Just a Little Radioactive
In one of the dozens of “grief books” that friends gave me after Mark died, I learned a helpful lesson. When something bad happens to you, people around you may react to you as if you are a little radioactive.
Granted, I probably was. People want to show that they are compassionate, but most aren’t ready for a deep walk in the emotional woods with you on a moment’s notice. It’s a strange place to be, socially. People circle around you to help insulate and protect you, but if you need someone to be with you in a big way, the list of those capable is pretty short.
And even the capable ones have their days that they just can’t.
That’s good to know. I was pretty tender-hearted back then — and still am often — so it helps to know that I scared people even more than I normally do, and to not take it personally.
I ended up spending a year with a grief therapist. I could have joined a group and got the same kind of support from others, but I recognized that my level of introspection (some might call it navel-gazing) would probably scare the people who could see the thestrals, too.
The perspective is helpful as I look back on Sam’s early childhood. People are especially challenged in supporting you because it’s not a true tragedy. As the years go by, I’m finding it easier to lay a lot of those experiences to rest, knowing that some people were trying, but what I might have been seeking was more than they had to give.
Yes, Virginia, sometimes there isn’t a Santa Claus. But, you’ve got a spine, and prayer, so you’ll be fine.
We’re going through another round of that “radioactivity” in our lives. I’m pretty savvy to it — the list of people who can tackle the topic is small, and I have had to re-arrange my life somewhat in acknowledgement of that. I’ve even overwhelmed my family from time to time. Most of the time when friends and acquaintances push for information, I tell them it’s really not suitable for polite conversation.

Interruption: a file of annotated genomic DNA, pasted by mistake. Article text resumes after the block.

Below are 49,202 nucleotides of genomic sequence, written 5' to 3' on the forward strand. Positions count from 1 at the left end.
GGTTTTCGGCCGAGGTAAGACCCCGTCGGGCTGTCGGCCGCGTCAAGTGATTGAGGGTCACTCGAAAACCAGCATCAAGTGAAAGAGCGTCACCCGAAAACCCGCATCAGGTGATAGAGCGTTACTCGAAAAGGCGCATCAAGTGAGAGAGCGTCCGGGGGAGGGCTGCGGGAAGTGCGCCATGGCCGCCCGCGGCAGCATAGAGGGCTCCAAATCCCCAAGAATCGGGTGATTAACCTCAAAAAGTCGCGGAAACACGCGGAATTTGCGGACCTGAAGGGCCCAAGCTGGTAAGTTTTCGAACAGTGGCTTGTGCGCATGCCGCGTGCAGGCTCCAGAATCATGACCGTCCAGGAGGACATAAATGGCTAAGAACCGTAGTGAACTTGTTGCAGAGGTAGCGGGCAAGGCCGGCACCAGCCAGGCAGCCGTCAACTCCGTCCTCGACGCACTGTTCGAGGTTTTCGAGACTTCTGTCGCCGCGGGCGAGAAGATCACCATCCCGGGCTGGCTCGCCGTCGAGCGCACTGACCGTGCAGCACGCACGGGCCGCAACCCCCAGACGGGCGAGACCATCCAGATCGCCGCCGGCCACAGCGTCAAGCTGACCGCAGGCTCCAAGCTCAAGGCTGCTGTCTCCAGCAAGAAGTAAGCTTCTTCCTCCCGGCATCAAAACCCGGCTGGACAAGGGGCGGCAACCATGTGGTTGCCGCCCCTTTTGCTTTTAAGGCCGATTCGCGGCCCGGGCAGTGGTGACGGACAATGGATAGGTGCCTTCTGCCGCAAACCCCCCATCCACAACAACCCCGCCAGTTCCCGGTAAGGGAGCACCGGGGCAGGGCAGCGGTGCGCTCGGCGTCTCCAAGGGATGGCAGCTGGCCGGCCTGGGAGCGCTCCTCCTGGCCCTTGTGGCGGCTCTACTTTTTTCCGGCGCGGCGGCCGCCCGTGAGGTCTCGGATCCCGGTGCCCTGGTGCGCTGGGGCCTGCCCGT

But I forgot that little social rule today, and shared too much with someone who just seemed endlessly curious and capable of the conversation until I got the look. I knew that look, it was the get-me-out-of-this-conversation-this-lady-is-radioactive look.
I know the radioactive look well from the death of my mother, the difference of my kid and now this other thing. But I’m not getting it as often these days. I don’t know if I’ve finally learned to measure how much I dish out of if more people are realizing their day of radioactivity is coming.
When my mother died, a friend showed up at my door with a bottle of scotch. I was in bed when she came so she crawled in with me, served me drinks, listened and let me cry all I wanted to. I will never forget that gift.
I had a girlfriend crawl into bed with me, too, the day after Mark died. I had not slept in 36 hours and it didn’t look I would sleep any time soon.
I was afraid to go to sleep because I was afraid I would not have the will to wake up–and however I might have felt about living with a broken heart, I knew my kids, at minimum, needed me to have the will to live. She laid down and stroked my hair for an hour while I napped, fitfully.
Thank you, forever, to Kelley, for that gift.
What would we do without girlfriends?